• Professor Egbuta and Professor Nwaubani were voluntary, unpaid members of the Fellowship of European-American University with professorial status, and at no time were they employees of the University or entitled to take decisions on behalf of the University’s Board.

The requirements of the process of accreditation meant that students could not be admitted until such time as the process had been completed successfully. No student was admitted to the campus, nor did any Ghanaian student graduate from EAU degree programs.

It should be emphasised that European-American University College, registered in Ghana, was at all times a separate corporate entity from European-American University, registered in the Commonwealth of Dominica. It was European-American University College that established and sought accreditation in Ghana, not European-American University.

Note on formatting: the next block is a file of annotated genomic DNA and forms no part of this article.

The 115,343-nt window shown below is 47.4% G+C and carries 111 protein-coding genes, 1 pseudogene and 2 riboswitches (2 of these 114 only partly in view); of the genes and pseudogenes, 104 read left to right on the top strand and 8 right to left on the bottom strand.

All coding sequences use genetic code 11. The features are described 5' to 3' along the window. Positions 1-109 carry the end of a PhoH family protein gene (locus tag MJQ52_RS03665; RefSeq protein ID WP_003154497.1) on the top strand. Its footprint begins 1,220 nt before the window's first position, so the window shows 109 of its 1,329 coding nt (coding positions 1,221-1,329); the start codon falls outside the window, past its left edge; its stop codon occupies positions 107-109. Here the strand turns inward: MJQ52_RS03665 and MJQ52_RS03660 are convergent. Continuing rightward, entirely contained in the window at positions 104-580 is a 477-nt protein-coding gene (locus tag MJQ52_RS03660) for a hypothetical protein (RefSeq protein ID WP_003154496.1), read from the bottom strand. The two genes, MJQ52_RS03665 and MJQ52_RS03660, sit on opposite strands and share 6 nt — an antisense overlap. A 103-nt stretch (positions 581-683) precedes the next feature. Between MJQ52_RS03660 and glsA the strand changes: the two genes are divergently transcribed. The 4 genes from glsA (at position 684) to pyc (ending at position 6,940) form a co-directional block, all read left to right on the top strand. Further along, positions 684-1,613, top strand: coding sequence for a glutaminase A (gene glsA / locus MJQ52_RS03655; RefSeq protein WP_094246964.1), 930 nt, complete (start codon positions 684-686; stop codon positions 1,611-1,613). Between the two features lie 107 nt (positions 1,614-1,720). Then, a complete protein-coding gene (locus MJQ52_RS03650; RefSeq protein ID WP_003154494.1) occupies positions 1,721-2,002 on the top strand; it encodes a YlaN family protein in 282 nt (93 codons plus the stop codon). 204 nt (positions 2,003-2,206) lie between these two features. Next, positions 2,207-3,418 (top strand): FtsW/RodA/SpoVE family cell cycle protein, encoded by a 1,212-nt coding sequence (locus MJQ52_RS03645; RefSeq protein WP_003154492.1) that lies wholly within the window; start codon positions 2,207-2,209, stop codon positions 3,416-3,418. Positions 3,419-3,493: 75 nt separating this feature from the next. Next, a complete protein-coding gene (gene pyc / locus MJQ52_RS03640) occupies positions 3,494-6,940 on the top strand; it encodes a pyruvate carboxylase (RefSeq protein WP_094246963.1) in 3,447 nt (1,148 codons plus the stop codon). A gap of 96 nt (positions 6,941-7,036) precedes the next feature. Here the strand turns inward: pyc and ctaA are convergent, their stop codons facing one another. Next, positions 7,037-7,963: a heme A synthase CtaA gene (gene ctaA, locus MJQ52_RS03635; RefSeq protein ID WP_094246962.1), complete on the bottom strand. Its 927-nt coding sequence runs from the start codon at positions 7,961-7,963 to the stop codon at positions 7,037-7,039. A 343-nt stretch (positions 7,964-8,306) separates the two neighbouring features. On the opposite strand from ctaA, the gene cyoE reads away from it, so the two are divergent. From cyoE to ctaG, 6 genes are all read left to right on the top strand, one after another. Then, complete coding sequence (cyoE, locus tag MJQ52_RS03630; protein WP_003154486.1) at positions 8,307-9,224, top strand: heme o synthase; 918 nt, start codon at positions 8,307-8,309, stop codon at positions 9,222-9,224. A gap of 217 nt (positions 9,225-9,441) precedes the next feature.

As a result of irreconcilable conflict with the accreditation authorities, who set conditions that it was impossible for the University College to meet, the University College withdrew from the accreditation process in December 2012 and at this point discontinued any attempt to establish itself in Ghana.

Both directors of the University College corporation, Professors Egbuta and Nwaubani, are now deceased.

2. European-American University’s Royal Charter

In August 2010, as a mark of recognition and support for European-American University’s educational programs in Ghana and throughout Africa, the University was awarded a Royal Charter from HRH Nana Dr. Obeng Wiabo V, the Chief of Gomoa Nyanyano, and Oshihene (Chairman of Lands) of Gomoa Akempim Traditional Area, Ghana. Ghana’s historic traditional monarchies are recognized under the Chieftaincy Act 1971.